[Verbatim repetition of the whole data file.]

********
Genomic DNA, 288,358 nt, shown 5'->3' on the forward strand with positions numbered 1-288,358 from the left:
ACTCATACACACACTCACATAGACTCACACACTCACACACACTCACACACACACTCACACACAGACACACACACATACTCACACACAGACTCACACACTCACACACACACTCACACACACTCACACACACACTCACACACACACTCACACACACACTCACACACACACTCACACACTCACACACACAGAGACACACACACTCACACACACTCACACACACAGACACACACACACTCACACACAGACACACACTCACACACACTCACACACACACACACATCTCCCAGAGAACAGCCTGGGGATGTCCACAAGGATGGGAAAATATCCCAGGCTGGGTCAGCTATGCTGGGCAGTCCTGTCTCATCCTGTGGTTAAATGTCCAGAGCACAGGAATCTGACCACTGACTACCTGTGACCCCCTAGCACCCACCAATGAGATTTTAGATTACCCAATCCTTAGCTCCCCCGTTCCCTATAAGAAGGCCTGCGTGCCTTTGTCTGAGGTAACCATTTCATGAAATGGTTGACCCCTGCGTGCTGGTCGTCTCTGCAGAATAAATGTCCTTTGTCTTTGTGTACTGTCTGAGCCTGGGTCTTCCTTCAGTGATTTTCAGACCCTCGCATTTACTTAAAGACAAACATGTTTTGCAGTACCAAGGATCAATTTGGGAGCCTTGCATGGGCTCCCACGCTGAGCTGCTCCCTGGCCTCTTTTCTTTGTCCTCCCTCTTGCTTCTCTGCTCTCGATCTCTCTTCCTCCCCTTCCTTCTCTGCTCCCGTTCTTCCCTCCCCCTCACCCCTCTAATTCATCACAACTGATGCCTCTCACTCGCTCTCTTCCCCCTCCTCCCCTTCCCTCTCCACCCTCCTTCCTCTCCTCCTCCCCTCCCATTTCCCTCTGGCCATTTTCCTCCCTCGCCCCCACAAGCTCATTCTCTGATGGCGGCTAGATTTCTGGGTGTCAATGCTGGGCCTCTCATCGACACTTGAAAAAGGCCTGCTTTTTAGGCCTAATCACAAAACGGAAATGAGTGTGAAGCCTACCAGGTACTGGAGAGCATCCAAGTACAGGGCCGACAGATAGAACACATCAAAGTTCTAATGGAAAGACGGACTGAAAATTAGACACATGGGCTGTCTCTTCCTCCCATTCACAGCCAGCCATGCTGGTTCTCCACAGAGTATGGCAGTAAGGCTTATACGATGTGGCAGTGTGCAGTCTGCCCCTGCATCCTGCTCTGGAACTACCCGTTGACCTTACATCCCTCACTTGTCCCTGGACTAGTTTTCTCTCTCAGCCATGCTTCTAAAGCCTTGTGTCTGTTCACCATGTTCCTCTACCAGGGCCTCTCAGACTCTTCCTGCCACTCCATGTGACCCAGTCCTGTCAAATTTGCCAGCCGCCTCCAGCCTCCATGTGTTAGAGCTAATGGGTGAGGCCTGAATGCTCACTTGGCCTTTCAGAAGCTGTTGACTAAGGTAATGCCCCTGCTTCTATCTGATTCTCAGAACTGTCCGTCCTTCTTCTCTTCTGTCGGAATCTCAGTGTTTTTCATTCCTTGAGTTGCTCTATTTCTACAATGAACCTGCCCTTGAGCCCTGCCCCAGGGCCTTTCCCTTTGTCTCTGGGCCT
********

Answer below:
Genomic DNA, 288,358 nt, shown 5'->3' on the forward strand with positions numbered 1-288,358 from the left:
ACTCATACACACACTCACATAGACTCACACACTCACACACACTCACACACACACTCACACACAGACACACACACATACTCACACACAGACTCACACACTCACACACACACTCACACACACTCACACACACACTCACACACACACTCACACACACACTCACACACACACTCACACACTCACACACACAGAGACACACACACTCACACACACTCACACACACAGACACACACACACTCACACACAGACACACACTCACACACACTCACACACACACACACATCTCCCAGAGAACAGCCTGGGGATGTCCACAAGGATGGGAAAATATCCCAGGCTGGGTCAGCTATGCTGGGCAGTCCTGTCTCATCCTGTGGTTAAATGTCCAGAGCACAGGAATCTGACCACTGACTACCTGTGACCCCCTAGCACCCACCAATGAGATTTTAGATTACCCAATCCTTAGCTCCCCCGTTCCCTATAAGAAGGCCTGCGTGCCTTTGTCTGAGGTAACCATTTCATGAAATGGTTGACCCCTGCGTGCTGGTCGTCTCTGCAGAATAAATGTCCTTTGTCTTTGTGTACTGTCTGAGCCTGGGTCTTCCTTCAGTGATTTTCAGACCCTCGCATTTACTTAAAGACAAACATGTTTTGCAGTACCAAGGATCAATTTGGGAGCCTTGCATGGGCTCCCACGCTGAGCTGCTCCCTGGCCTCTTTTCTTTGTCCTCCCTCTTGCTTCTCTGCTCTCGATCTCTCTTCCTCCCCTTCCTTCTCTGCTCCCGTTCTTCCCTCCCCCTCACCCCTCTAATTCATCACAACTGATGCCTCTCACTCGCTCTCTTCCCCCTCCTCCCCTTCCCTCTCCACCCTCCTTCCTCTCCTCCTCCCCTCCCATTTCCCTCTGGCCATTTTCCTCCCTCGCCCCCACAAGCTCATTCTCTGATGGCGGCTAGATTTCTGGGTGTCAATGCTGGGCCTCTCATCGACACTTGAAAAAGGCCTGCTTTTTAGGCCTAATCACAAAACGGAAATGAGTGTGAAGCCTACCAGGTACTGGAGAGCATCCAAGTACAGGGCCGACAGATAGAACACATCAAAGTTCTAATGGAAAGACGGACTGAAAATTAGACACATGGGCTGTCTCTTCCTCCCATTCACAGCCAGCCATGCTGGTTCTCCACAGAGTATGGCAGTAAGGCTTATACGATGTGGCAGTGTGCAGTCTGCCCCTGCATCCTGCTCTGGAACTACCCGTTGACCTTACATCCCTCACTTGTCCCTGGACTAGTTTTCTCTCTCAGCCATGCTTCTAAAGCCTTGTGTCTGTTCACCATGTTCCTCTACCAGGGCCTCTCAGACTCTTCCTGCCACTCCATGTGACCCAGTCCTGTCAAATTTGCCAGCCGCCTCCAGCCTCCATGTGTTAGAGCTAATGGGTGAGGCCTGAATGCTCACTTGGCCTTTCAGAAGCTGTTGACTAAGGTAATGCCCCTGCTTCTATCTGATTCTCAGAACTGTCCGTCCTTCTTCTCTTCTGTCGGAATCTCAGTGTTTTTCATTCCTTGAGTTGCTCTATTTCTACAATGAACCTGCCCTTGAGCCCTGCCCCAGGGCCTTTCCCTTTGTCTCTGGGCCT